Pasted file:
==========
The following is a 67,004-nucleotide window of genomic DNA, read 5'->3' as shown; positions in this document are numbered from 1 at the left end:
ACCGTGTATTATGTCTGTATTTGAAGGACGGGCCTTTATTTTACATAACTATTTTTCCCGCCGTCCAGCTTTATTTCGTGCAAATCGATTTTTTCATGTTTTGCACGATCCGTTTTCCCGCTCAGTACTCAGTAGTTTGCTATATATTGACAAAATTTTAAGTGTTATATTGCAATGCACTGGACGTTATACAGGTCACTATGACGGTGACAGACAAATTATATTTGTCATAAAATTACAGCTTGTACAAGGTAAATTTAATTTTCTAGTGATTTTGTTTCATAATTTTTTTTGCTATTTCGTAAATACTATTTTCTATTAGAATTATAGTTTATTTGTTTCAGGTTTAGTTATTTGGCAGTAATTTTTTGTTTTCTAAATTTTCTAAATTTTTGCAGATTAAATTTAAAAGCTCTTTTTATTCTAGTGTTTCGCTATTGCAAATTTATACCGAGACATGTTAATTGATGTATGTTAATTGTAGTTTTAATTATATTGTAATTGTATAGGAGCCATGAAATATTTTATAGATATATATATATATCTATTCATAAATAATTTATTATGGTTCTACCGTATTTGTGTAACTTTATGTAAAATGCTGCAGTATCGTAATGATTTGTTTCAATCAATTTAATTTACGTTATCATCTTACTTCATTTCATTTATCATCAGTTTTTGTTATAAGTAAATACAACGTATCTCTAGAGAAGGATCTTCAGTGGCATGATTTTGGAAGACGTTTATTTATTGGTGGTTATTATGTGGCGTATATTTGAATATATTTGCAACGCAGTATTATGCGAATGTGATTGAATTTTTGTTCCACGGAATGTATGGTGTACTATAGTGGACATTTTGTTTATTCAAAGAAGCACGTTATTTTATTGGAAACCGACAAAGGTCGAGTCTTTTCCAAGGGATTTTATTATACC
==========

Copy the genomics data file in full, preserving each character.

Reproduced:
The following is a 67,004-nucleotide window of genomic DNA, read 5'->3' as shown; positions in this document are numbered from 1 at the left end:
ACCGTGTATTATGTCTGTATTTGAAGGACGGGCCTTTATTTTACATAACTATTTTTCCCGCCGTCCAGCTTTATTTCGTGCAAATCGATTTTTTCATGTTTTGCACGATCCGTTTTCCCGCTCAGTACTCAGTAGTTTGCTATATATTGACAAAATTTTAAGTGTTATATTGCAATGCACTGGACGTTATACAGGTCACTATGACGGTGACAGACAAATTATATTTGTCATAAAATTACAGCTTGTACAAGGTAAATTTAATTTTCTAGTGATTTTGTTTCATAATTTTTTTTGCTATTTCGTAAATACTATTTTCTATTAGAATTATAGTTTATTTGTTTCAGGTTTAGTTATTTGGCAGTAATTTTTTGTTTTCTAAATTTTCTAAATTTTTGCAGATTAAATTTAAAAGCTCTTTTTATTCTAGTGTTTCGCTATTGCAAATTTATACCGAGACATGTTAATTGATGTATGTTAATTGTAGTTTTAATTATATTGTAATTGTATAGGAGCCATGAAATATTTTATAGATATATATATATATCTATTCATAAATAATTTATTATGGTTCTACCGTATTTGTGTAACTTTATGTAAAATGCTGCAGTATCGTAATGATTTGTTTCAATCAATTTAATTTACGTTATCATCTTACTTCATTTCATTTATCATCAGTTTTTGTTATAAGTAAATACAACGTATCTCTAGAGAAGGATCTTCAGTGGCATGATTTTGGAAGACGTTTATTTATTGGTGGTTATTATGTGGCGTATATTTGAATATATTTGCAACGCAGTATTATGCGAATGTGATTGAATTTTTGTTCCACGGAATGTATGGTGTACTATAGTGGACATTTTGTTTATTCAAAGAAGCACGTTATTTTATTGGAAACCGACAAAGGTCGAGTCTTTTCCAAGGGATTTTATTATACC